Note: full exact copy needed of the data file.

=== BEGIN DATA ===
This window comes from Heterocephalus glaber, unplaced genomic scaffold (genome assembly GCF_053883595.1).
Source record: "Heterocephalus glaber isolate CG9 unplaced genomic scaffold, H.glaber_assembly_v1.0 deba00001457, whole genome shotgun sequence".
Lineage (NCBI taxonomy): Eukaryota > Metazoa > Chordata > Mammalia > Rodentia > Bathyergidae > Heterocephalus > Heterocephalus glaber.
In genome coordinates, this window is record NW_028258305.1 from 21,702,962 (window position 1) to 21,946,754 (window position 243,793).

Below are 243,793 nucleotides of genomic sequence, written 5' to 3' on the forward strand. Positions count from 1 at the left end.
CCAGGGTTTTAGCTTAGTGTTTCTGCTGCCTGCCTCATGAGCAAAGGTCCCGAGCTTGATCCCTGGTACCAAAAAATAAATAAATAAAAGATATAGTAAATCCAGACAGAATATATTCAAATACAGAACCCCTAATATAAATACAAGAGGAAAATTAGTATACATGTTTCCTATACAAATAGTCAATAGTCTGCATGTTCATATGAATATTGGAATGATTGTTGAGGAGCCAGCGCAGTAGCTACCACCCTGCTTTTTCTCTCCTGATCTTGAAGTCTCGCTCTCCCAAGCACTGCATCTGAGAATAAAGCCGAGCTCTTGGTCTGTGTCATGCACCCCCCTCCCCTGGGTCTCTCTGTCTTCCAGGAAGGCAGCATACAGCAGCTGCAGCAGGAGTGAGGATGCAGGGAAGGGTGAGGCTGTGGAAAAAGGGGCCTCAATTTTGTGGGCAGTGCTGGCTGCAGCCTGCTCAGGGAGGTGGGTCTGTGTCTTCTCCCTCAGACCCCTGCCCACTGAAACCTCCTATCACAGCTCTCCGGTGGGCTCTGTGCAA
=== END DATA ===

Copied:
This window comes from Heterocephalus glaber, unplaced genomic scaffold (genome assembly GCF_053883595.1).
Source record: "Heterocephalus glaber isolate CG9 unplaced genomic scaffold, H.glaber_assembly_v1.0 deba00001457, whole genome shotgun sequence".
Lineage (NCBI taxonomy): Eukaryota > Metazoa > Chordata > Mammalia > Rodentia > Bathyergidae > Heterocephalus > Heterocephalus glaber.
In genome coordinates, this window is record NW_028258305.1 from 21,702,962 (window position 1) to 21,946,754 (window position 243,793).

Below are 243,793 nucleotides of genomic sequence, written 5' to 3' on the forward strand. Positions count from 1 at the left end.
CCAGGGTTTTAGCTTAGTGTTTCTGCTGCCTGCCTCATGAGCAAAGGTCCCGAGCTTGATCCCTGGTACCAAAAAATAAATAAATAAAAGATATAGTAAATCCAGACAGAATATATTCAAATACAGAACCCCTAATATAAATACAAGAGGAAAATTAGTATACATGTTTCCTATACAAATAGTCAATAGTCTGCATGTTCATATGAATATTGGAATGATTGTTGAGGAGCCAGCGCAGTAGCTACCACCCTGCTTTTTCTCTCCTGATCTTGAAGTCTCGCTCTCCCAAGCACTGCATCTGAGAATAAAGCCGAGCTCTTGGTCTGTGTCATGCACCCCCCTCCCCTGGGTCTCTCTGTCTTCCAGGAAGGCAGCATACAGCAGCTGCAGCAGGAGTGAGGATGCAGGGAAGGGTGAGGCTGTGGAAAAAGGGGCCTCAATTTTGTGGGCAGTGCTGGCTGCAGCCTGCTCAGGGAGGTGGGTCTGTGTCTTCTCCCTCAGACCCCTGCCCACTGAAACCTCCTATCACAGCTCTCCGGTGGGCTCTGTGCAA